For the latest in my series of 'make-up moments' from history we are visiting the set of Tim Burton's epic, Alice in Wonderland.
This fantastical film follows 19 year old Alice (played by Mia Wasikowska) on her journey to the strange and gloomy underworld of a truly Burtonesque, gothic wonderland.. Here she tries to restore the White Queen to her throne by slaying the Jabberwocky - a dragon-like creature controlled by the terrifying Red Queen.
And it’s the cruel, irritable “Off with his head!” Red Queen played brilliantly by Helena Bonham Carter that I want to focus on. With her outrageous personality, tiny body and gigantic head, bright blue eye shadow and heart shaped lipstick pout – she's grotesque and larger than life in every way.
The makeup for the film, was designed by uber talented Valli O’Reilly, whose IMDB page is a testament to her incredible body of work. Valli has deservedly received an academy award as well as a BAFTA (awarded for best hair and makeup in Alice in Wonderland.)
I loved chatting to Valli, she's fascinating and so full of energy, Here's an insight into her world and work on this extraordinary movie ...
L.E. How did you research and get the inspiration for the Red Queen?
V.O. I save a lot of photos, anything from national geographic to fashion magazines, I’ve had them since the beginning of my career. A lot of the time they have nothing to do with the makeup I’m going to do, things like a couch that I think is stunning, somebody’s rose garden, a wall in someone’s home or other make up that I think could be very weird…anything I find visually appealing that sort of gets the fire in me going.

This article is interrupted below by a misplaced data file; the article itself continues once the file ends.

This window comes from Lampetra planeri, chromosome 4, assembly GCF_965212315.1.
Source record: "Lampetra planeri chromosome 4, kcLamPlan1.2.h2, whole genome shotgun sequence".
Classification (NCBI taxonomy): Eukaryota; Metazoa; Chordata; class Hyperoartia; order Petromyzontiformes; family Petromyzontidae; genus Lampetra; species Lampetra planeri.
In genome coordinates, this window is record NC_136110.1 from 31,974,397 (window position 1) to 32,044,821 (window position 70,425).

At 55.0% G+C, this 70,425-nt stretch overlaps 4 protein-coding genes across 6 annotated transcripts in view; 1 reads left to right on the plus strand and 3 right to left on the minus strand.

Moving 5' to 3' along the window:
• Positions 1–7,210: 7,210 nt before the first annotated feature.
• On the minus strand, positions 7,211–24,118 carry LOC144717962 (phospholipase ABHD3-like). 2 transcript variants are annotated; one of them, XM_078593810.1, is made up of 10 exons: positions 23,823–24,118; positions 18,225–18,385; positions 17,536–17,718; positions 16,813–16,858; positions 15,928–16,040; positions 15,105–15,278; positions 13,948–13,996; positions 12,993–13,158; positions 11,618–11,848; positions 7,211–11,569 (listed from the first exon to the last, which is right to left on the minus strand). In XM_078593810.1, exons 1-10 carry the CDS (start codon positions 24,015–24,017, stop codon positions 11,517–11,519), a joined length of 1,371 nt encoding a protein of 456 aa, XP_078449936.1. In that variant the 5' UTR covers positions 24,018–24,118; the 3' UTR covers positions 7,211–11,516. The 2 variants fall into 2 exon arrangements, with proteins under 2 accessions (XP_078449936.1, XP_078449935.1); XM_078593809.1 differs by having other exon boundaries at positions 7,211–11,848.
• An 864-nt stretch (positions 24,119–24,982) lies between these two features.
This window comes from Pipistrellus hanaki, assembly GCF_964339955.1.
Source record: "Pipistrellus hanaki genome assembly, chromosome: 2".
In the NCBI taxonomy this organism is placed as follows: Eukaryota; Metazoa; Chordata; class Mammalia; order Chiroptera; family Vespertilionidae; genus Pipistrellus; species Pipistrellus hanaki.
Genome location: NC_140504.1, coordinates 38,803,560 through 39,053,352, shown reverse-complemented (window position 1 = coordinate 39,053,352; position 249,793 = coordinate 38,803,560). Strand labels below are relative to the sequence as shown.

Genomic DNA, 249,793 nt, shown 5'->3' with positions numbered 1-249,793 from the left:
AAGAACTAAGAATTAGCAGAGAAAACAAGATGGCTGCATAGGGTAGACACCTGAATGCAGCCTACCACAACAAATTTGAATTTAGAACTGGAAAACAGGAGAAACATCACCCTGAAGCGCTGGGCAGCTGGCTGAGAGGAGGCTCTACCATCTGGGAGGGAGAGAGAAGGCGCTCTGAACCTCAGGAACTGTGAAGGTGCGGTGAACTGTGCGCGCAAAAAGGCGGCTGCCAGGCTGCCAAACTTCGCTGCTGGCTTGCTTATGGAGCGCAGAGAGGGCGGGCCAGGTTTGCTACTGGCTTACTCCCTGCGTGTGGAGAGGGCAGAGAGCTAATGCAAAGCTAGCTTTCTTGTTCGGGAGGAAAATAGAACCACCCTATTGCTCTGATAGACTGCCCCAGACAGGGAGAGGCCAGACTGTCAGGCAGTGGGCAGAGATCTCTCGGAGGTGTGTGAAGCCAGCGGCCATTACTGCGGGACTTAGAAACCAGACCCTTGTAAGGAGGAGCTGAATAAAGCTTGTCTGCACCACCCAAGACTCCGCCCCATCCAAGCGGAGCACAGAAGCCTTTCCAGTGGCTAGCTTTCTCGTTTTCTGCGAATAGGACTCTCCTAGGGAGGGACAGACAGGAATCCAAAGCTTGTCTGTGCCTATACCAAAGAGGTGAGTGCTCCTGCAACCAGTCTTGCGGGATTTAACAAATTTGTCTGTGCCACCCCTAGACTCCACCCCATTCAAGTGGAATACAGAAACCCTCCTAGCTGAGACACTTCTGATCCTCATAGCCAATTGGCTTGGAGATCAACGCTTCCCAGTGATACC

For the film, there were lots of concept meetings with the costume designer Colleen Atwood, who does pretty much all of Tim Burton’s movies, and a really short meeting with Tim where he basically told me to look at Bette Davis from the Queen Elizabeth movie that she did.
L.E. Oh I know the one, Perc Westmore did her make-up for that didn't he? It was quite ground breaking at the time.
V.O Yes that's right. I took inspiration from that as well as Helena Bonham Carters face, she has a very heart shaped face and I sort of incorporated that into everything.
L.E. Did you come up with the look straight away or did it change and evolve?
V.O. It progressed from different variations of Tim’s idea.
We did makeup tests in London, for the first test the hairdresser had been building some wigs, he had built a giant heart shaped wig it was pretty amazing.
Then Tim decided he didn’t want eyebrows on her. Helena has quite thick eyebrows so I couldn’t take them away like you do for fashion, or the way drag queens do it because her eyebrows were too thick, that’s when we had to make a decision to get prosthetics involved. A piece had to be made to cover her eyebrows.
L.E. So she had a fake forehead piece that sat over that whole area?
V.O. Right, it came all the way down past her eyebrows kind of into her eyes, it was quite difficult to do. The first time it was just going to be covering her eyebrows but because of the shape of her forehead it didn’t really work because it made lots of bumps. Then when we got to LA and tried it out it didn’t really work, Helena moves her face so much, she’s a very animated actress.
It had to be something that gave Helena freedom, it couldn’t be restraining, we couldn’t say to her “don’t move!” with Helena there’s no way that would work! We then had a different prosthetic piece made.
L.E. So how did you start getting Helena ready?
V.O. The hairdresser would come in at 3 O’clock in the morning and wrap her hair; then the prosthetic guy and I would come in and put the bald cap on, I helped help him with the whole process, he would sort of get it started and I would just be an extra pair of hands.
L.E. What sort of time were you coming in? Still really early?